By Ben Arzate
Gates Foster’s daughter went missing seventeen years ago. In his grief, he’s constantly on the look out for his girl and for child sex traffickers he thinks may have taken her. Attending support groups does little to help him. Mitzi Ives is a Foley artist who specializes in screams. The secret of her success is that she uses the real screams of her murder victims. When Foster recognizes his daughter’s voice in a scream dub in a B-movie, he embarks on a mission to find the people behind the film.
“Generations had watched so much fake death. Beautifully lighted, badly acted, underscored with music. Now nobody could believe in the reality of death.”
Most of Palahiuk’s novels in the past decade or so have read like spoofs and parodies. While dark humor was always a part of his work, Damned was a humorous retelling of Inferno, Beautiful You was a straight parody of the 50 Shades of Grey phenomenon, and Adjustment Day was a disjointed satire of modern politics. The desperation and sadness that characterized some of his best work like Fight Club and Invisible Monsters had been missing, but not in The Invention of Sound. It reads very much like his early work in that, despite the dark humor, the deep dissatisfaction of the protagonists is what ultimately drives the story.
Foster’s grief for his missing daughter has become all-consuming. Despite the fact his daughter is most likely dead after close to twenty years, he refuses to accept it. He takes to downloading child porn, even at his work, hoping he’ll find his daughter or, at the very least, find a way to put away the men in the videos. He even hires an escort who resembles what his daughter would look like as an adult to try to act out what still being with her would be like. He openly admits that he’s addicted to the grief.
Ives has been a serial killer since she was a teenager. At first, she told herself she killed for feminist reasons, but eventually moved on to seeking “the perfect scream.” Despite getting away with all her murders and the success she has selling their recorded screams, she finds herself needing to constantly drink herself numb, take Ambien, and having degrading, painful sex with her boyfriend to take her mind off of it.
Both characters are driven by an attempt to escape from their awful realities despite being forced to confront them at every turn. This is a sort of post-modern horror novel, commenting on the need to see revolting images as a simulacrum despite the reality of it attacking people every day. Audio recordings of real murders become unreal by being imposed over simulated images of murder. Exposure to the horrible things that may have happened to a missing child is more comforting than not knowing at all.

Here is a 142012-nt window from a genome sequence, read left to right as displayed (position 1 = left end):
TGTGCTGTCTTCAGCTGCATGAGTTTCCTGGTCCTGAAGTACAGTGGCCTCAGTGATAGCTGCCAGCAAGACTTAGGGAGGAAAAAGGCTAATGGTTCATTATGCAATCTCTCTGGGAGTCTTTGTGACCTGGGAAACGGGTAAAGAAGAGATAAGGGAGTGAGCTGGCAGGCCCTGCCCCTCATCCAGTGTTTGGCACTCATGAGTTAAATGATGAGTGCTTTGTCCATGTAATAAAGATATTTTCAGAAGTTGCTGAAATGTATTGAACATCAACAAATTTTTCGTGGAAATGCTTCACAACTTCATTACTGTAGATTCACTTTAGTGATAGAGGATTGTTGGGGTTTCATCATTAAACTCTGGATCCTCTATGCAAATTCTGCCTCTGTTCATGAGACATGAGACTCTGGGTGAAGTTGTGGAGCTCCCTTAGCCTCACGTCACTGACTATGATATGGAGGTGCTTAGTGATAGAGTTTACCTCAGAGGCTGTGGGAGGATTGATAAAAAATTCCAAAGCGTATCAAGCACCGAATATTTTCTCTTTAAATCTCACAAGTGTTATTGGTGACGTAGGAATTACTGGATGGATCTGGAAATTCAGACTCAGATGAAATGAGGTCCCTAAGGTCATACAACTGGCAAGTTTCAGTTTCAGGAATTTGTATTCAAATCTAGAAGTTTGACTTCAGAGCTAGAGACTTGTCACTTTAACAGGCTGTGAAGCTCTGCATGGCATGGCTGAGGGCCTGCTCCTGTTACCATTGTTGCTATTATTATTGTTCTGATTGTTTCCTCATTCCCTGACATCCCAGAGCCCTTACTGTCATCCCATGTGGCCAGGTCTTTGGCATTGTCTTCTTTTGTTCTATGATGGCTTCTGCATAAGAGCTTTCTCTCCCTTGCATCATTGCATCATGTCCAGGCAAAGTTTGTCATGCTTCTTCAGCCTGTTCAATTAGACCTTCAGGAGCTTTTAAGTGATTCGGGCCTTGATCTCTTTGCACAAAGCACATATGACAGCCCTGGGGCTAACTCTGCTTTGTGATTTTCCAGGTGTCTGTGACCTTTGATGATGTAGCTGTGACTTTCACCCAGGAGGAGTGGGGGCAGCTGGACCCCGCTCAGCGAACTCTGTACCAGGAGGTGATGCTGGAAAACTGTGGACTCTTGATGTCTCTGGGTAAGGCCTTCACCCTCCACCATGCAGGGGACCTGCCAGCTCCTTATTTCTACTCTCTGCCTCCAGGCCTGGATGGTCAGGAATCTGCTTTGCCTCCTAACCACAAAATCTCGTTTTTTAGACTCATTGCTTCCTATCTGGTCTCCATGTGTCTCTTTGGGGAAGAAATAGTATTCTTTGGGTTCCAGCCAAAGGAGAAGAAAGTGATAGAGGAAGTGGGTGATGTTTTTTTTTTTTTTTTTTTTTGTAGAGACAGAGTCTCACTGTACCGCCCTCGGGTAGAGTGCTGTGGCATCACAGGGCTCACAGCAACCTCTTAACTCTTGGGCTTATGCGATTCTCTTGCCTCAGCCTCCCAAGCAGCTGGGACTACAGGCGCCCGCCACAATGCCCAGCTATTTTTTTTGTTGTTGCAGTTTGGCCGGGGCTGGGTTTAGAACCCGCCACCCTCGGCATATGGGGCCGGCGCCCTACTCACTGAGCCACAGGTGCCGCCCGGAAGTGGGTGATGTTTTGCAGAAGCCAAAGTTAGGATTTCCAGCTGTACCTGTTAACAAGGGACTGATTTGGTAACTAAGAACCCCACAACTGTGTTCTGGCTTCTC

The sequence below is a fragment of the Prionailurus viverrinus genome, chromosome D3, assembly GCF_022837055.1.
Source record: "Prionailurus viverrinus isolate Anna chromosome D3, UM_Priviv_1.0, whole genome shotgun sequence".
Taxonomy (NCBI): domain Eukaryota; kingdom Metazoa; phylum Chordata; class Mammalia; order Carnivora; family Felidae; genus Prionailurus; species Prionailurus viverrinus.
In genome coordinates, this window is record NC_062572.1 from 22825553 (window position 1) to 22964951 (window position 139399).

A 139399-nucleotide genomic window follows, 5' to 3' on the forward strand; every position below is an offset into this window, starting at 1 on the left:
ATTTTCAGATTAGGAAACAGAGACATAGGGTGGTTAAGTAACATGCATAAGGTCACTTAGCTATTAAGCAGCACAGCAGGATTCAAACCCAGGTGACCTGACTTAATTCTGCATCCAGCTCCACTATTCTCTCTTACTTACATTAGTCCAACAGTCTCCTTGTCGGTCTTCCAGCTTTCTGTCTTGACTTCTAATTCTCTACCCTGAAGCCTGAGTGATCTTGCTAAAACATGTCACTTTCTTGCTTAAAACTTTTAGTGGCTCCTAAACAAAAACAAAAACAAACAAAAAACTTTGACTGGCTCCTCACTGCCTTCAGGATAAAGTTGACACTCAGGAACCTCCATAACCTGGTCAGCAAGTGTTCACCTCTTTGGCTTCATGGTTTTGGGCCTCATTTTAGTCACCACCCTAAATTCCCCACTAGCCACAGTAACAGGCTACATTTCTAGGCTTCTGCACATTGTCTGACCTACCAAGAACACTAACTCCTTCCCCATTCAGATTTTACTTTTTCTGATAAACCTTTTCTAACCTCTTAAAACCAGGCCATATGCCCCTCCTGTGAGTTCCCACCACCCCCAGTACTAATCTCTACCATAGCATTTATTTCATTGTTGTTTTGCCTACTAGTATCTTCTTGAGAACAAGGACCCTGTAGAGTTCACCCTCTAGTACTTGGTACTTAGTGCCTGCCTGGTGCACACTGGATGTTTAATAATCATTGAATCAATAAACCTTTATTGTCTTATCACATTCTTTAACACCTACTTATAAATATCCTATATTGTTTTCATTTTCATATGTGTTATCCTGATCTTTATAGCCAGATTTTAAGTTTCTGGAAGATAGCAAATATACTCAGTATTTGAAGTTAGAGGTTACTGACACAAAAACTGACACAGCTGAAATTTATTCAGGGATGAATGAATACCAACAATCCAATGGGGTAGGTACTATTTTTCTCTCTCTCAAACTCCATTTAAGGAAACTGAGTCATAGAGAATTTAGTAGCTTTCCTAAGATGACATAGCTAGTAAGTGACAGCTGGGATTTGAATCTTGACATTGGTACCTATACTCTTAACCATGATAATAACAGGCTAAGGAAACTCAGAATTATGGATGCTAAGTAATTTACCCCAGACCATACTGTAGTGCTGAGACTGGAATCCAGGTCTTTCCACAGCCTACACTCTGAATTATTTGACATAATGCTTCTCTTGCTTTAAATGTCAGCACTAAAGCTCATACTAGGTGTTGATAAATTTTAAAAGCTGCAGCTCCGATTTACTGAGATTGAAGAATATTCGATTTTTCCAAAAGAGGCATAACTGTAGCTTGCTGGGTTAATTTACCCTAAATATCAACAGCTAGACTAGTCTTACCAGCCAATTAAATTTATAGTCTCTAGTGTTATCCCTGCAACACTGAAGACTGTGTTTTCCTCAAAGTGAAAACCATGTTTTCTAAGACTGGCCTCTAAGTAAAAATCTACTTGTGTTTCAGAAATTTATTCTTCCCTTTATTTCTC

The novel works as a serial killer thriller, with Foster being the investigator and Ives as the villain, but still twists the plot threads enough to make it unique and unmistakably a Palahniuk novel. Despite knowing that the two will obviously eventually confront each other, it makes you want to see how it’s going to play out. Some of the twists at the end are kind of hard to buy and nearly push the book into over-the-top territory, but it manages to maintain enough emotional verisimilitude that the ending is still mostly believable.
The Invention of Sound is easily one of Chuck Palahniuk’s best recent works. Fans of his early work will certainly want to pick this up, and those unfamiliar with him will find this as a pretty good starting point. He tells a dark tale with a lot of social commentary, much like Fight Club, and includes his trademark dark humor without falling into being a satirical farce like Beautiful You. I can hardly think of a better time for such a return to form from Palahniuk than in Halloween season of one of the darkest years in recent history.
Ben Arzate lives in Des Moines, IA. His articles, reviews, short stories, and poetry have appeared in various places online and in print. He is a regular contributor to Cultured Vultures and is the author of two poetry books (the sky is black and blue like a battered child and dr. sodom and mrs. gomorrah, feel bad all the time), one book of short stories (The Complete Idiot’s Guide to Saying Goodbye, NihilismRevised), and two novels (The Story of the Y, Cabal Books and Elaine, Atlatl Press). Find him online at dripdropdripdropdripdrop.blogspot.com.